According to a recent Youthsight survey of 16-24-year-olds, 55% strongly disagreed with the statement “ I know what green skills employers require within the current labour market”. Whereas, just over 1 in 5 (22%) said they either strongly agreed or agreed with the same statement. (11)

Dr Neil Bentley-Gockmann OBE, CEO of World Skills UK stated:

“A lack of awareness on green jobs and what qualifications can support progression in these roles is thwarting young people’s aspirations for careers that can combat climate change and drive clean growth”

“Green jobs and green skills is yet to resonate with young people, despite their commitment to sustainability”. (12)

These facts highlight the scale of the work that needs to be done regarding essential green skills awareness in order to achieve net zero by 2050.

UK employers can't find enough green skilled workers to train others

The National Open College Network’s (NOCN) new report, Greening the UK, estimates that of the potential new occupations required to meet net zero, the largest share is in construction. Construction workers will be tasked with, among other things, retrofitting the country’s 29 million buildings as well as ensuring they are all sufficiently insulated.

The Climate Change Commission (CCC) has uncovered that green skills gaps are most prominent in the heat pump and energy efficient installation sub-sector. A recent survey of the installer industry found that 43% of installers had no experience at all in installing heat pumps and only 42% said they would be confident in installing one. (13). This example demonstrates the dire shortage of green skilled workers who can help with training others.

A source from the Department for Education stated:“The challenge is, we are struggling as a country to find enough people to do these new green jobs, never mind to teach these skills to others,”. (14)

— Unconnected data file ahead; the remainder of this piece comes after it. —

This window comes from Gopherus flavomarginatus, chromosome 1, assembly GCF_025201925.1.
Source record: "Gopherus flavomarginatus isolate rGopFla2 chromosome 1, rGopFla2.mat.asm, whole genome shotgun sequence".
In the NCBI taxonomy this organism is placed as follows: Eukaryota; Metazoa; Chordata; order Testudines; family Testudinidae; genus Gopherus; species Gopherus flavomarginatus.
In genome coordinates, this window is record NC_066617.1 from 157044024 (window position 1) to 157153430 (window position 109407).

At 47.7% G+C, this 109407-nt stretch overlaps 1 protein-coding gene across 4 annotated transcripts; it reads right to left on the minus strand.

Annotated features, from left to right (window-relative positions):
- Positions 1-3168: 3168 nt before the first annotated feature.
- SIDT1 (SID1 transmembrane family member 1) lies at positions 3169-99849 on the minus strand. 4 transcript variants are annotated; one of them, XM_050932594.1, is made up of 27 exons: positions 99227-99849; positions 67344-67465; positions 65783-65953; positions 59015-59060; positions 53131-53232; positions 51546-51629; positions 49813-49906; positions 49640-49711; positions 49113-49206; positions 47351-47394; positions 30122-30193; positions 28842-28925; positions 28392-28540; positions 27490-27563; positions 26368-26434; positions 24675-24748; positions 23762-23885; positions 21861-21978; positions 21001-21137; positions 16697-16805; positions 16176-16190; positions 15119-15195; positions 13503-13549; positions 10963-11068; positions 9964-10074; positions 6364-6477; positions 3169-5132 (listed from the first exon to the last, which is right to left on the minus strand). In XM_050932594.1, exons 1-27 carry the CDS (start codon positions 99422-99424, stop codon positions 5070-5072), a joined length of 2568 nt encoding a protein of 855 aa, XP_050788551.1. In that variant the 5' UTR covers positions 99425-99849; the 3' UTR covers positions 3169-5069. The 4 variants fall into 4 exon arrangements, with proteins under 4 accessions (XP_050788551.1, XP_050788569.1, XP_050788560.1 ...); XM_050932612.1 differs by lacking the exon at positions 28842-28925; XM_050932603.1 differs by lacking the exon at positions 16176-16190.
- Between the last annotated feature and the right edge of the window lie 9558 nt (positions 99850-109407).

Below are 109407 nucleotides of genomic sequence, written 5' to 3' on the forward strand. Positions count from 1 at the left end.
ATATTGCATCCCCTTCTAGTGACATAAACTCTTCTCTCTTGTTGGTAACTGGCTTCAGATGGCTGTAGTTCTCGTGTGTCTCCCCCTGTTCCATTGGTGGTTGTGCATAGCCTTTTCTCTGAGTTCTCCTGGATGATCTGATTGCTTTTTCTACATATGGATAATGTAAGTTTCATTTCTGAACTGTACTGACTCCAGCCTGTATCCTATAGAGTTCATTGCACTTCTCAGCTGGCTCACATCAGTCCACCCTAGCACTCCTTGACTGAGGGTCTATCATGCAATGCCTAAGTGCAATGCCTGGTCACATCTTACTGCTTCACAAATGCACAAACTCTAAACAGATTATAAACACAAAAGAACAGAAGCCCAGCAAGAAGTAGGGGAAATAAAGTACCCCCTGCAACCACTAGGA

Whilst the SDF has poured significant funding into green skills training, colleges are hitting a common roadblock when it comes to delivering their green skills training provision.

Stella Raphael Reeves, Vice Principal for Higher Education and Business Partnerships stated: “We’ve got stuck because we have no one to teach [the course]”. (15)

The UK appears to be stuck in an exhaustive circle, whereby it must first solve the question of ‘who will educate the educators?’ before tackling ‘how do we achieve net zero?’.

What are the benefits of green skills training?

Much of the UK workforce has been trained in organisations whereby the economic output is prioritised with little consideration of climate impact. Having said this, many companies are now understanding the value of greening their workforce in order to reach net zero targets.

Here we will explore, 2 key benefits…..

1) Green skills training can help future-proof your workforce

Emerging green technologies require an emerging green workforce to maintain them. Nowhere is this approach more important or urgent than in the construction sector.